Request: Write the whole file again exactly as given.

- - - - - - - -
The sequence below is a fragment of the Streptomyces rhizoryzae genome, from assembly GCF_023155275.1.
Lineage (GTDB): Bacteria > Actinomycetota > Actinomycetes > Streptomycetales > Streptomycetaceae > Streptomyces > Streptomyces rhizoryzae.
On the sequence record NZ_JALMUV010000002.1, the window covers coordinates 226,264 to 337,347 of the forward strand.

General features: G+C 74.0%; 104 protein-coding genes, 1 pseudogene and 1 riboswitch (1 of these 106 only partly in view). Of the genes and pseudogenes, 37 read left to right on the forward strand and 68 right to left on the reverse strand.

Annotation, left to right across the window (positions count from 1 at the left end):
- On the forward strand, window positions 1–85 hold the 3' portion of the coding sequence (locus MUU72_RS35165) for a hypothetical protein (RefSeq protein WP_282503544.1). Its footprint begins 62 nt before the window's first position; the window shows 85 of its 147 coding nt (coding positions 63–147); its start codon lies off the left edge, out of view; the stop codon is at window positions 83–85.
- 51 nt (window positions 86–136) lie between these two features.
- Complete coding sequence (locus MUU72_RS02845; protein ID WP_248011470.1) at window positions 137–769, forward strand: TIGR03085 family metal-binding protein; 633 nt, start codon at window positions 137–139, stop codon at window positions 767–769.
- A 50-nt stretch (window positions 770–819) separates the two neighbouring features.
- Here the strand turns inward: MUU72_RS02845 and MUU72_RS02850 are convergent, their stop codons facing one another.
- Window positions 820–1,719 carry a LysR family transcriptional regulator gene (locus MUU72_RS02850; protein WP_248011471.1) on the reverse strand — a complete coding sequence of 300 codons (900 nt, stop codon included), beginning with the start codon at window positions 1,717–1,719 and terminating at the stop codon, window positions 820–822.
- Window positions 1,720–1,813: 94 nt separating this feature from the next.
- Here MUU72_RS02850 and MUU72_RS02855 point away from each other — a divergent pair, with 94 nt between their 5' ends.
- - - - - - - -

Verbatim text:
The sequence below is a fragment of the Streptomyces rhizoryzae genome, from assembly GCF_023155275.1.
Lineage (GTDB): Bacteria > Actinomycetota > Actinomycetes > Streptomycetales > Streptomycetaceae > Streptomyces > Streptomyces rhizoryzae.
On the sequence record NZ_JALMUV010000002.1, the window covers coordinates 226,264 to 337,347 of the forward strand.

General features: G+C 74.0%; 104 protein-coding genes, 1 pseudogene and 1 riboswitch (1 of these 106 only partly in view). Of the genes and pseudogenes, 37 read left to right on the forward strand and 68 right to left on the reverse strand.

Annotation, left to right across the window (positions count from 1 at the left end):
- On the forward strand, window positions 1–85 hold the 3' portion of the coding sequence (locus MUU72_RS35165) for a hypothetical protein (RefSeq protein WP_282503544.1). Its footprint begins 62 nt before the window's first position; the window shows 85 of its 147 coding nt (coding positions 63–147); its start codon lies off the left edge, out of view; the stop codon is at window positions 83–85.
- 51 nt (window positions 86–136) lie between these two features.
- Complete coding sequence (locus MUU72_RS02845; protein ID WP_248011470.1) at window positions 137–769, forward strand: TIGR03085 family metal-binding protein; 633 nt, start codon at window positions 137–139, stop codon at window positions 767–769.
- A 50-nt stretch (window positions 770–819) separates the two neighbouring features.
- Here the strand turns inward: MUU72_RS02845 and MUU72_RS02850 are convergent, their stop codons facing one another.
- Window positions 820–1,719 carry a LysR family transcriptional regulator gene (locus MUU72_RS02850; protein WP_248011471.1) on the reverse strand — a complete coding sequence of 300 codons (900 nt, stop codon included), beginning with the start codon at window positions 1,717–1,719 and terminating at the stop codon, window positions 820–822.
- Window positions 1,720–1,813: 94 nt separating this feature from the next.
- Here MUU72_RS02850 and MUU72_RS02855 point away from each other — a divergent pair, with 94 nt between their 5' ends.